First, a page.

How to Get a Home Loan After a Bankruptcy


Selling by FSBOIf your financial situation has forced you to file for bankruptcy in the past few years, you are likely wondering what steps you should take so that you can get a mortgage. Some people file for bankruptcy and give up on buying a home because they don’t believe they have any hope. They often stay at apartments or rent a home for many more years than they have to.

After people file for bankruptcy, many wrongly assume that they will need to wait 5-10 years before they can get a home loan again, but that is not true.

How Much Time Must Pass?
No matter how much you want to avoid it, time is often one of the most important factors when it comes to getting a mortgage after bankruptcy.

For traditional mortgages, such as conventional loans through Fannie Mae and Freddie Mac, and government-sponsored mortgages (such as FHA loans), you only need to wait either 1 or 2 years before you can get a new mortgage.

If you have filed for Chapter 7 bankruptcy, you will need to wait two years before banks will consider your application. After filing for a Chapter 13 bankruptcy, you may be eligible for a new mortgage after you have made 12 months of payments on-time. We recommend reading
this article on The Mortgage Reports, which provides a lot of useful information on the different waiting period requirements for different types of loans.

Aside from traditional mortgages, such as conventional and FHA loans, there are also now what are known as “non-prime mortgages”, which do not require any waiting period at all, but require a larger down payment. If you are able to put a large amount down for your home purchase, you may want to consider viewing some mortgage lenders that deal with bankruptcies a little bit differently. These non-prime mortgage lenders may allow you to get a mortgage even just 1 day after your bankruptcy has been discharged, but expect to put at least 20% down.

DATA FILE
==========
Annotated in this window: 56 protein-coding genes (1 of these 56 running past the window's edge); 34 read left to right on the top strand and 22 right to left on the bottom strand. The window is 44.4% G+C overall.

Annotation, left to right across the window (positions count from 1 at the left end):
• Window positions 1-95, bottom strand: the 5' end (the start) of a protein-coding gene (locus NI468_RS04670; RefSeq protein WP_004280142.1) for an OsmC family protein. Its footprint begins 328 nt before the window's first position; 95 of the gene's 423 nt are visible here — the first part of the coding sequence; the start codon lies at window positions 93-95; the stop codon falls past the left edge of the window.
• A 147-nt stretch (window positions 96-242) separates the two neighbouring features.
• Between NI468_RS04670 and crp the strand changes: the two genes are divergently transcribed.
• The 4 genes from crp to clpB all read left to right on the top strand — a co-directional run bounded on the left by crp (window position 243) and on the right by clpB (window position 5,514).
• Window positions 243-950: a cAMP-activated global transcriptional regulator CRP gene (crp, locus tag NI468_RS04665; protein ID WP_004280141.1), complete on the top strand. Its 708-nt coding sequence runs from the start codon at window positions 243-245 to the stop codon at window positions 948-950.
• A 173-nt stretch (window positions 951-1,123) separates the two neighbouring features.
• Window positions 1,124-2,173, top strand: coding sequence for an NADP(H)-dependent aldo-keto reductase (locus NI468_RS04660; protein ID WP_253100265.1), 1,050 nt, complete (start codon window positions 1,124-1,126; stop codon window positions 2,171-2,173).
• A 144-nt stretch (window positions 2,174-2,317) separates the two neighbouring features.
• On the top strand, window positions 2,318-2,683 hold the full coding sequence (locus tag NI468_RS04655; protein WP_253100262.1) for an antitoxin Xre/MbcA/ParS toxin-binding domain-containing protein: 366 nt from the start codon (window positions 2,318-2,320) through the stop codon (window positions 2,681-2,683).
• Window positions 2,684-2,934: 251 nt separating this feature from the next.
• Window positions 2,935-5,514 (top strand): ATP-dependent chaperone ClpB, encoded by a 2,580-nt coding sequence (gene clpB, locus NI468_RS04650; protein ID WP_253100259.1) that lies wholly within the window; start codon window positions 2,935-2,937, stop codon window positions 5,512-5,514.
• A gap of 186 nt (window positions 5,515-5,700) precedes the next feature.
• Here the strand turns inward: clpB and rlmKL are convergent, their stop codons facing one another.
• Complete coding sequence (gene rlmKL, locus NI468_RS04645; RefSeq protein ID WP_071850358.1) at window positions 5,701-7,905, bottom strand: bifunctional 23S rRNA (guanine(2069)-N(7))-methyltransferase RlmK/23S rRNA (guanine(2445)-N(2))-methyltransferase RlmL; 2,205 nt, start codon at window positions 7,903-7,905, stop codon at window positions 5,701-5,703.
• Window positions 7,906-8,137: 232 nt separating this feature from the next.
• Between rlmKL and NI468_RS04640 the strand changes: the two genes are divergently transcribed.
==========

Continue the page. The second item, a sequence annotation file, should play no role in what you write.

Rebuilding Your Credit
If you are looking for a conventional or FHA loan, simply having the waiting periods pass by does not necessarily mean that banks will accept your application. You will want to ensure that your credit score has improved so that you can meet the necessary qualifications. Luckily, you can take several steps to rebuild your credit and get back on track. Without waiting any longer than needed, take steps each month to enhance your credit score to increase your odds of getting a mortgage in the next few years. You can start by taking out a secured credit card and making your payments on time.

Rather than paying the balance off at the end of each month, keep a revolving balance of 20 percent of your available credit if you want to get the most from your effort. As long as you keep your goals in mind along the way, you can make impressive improvements to your score in the next few years.

When you want to improve your credit as much as possible, you can even take out secured loans and pay them off over the coming months. Getting a loan and paying it off without being late or missing payments will show potential lenders that you are getting your financial situation under control, making them much more likely to accept your application.

Additional Factors Worth Considering
Filing for bankruptcy gives you a clean slate and allows you to start over, but you will want to consider if getting another loan is a smart move. You can look at the factors that led to your bankruptcy and ask yourself if you can afford a mortgage payment. Learning to set and follow a budget is a great way to control your spending and ensure that you have enough income to take on additional debt. In addition to monitoring your money, you can also start a savings account that will provide a safety net if you fall into financial trouble.

Final Thoughts
If you are stressed and confused after bankruptcy and feel as though you will never own a home, you are not alone. Many people have faced and overcame this problem by rebuilding their credit and learning to maintain a budget. While you are waiting for time to pass, focus on taking control of your finances so that you won’t repeat the same mistakes in the future. As long as you have discipline and commit to a plan, you may be able to buy a home sooner than you thought possible.

About the Author: NVA Admin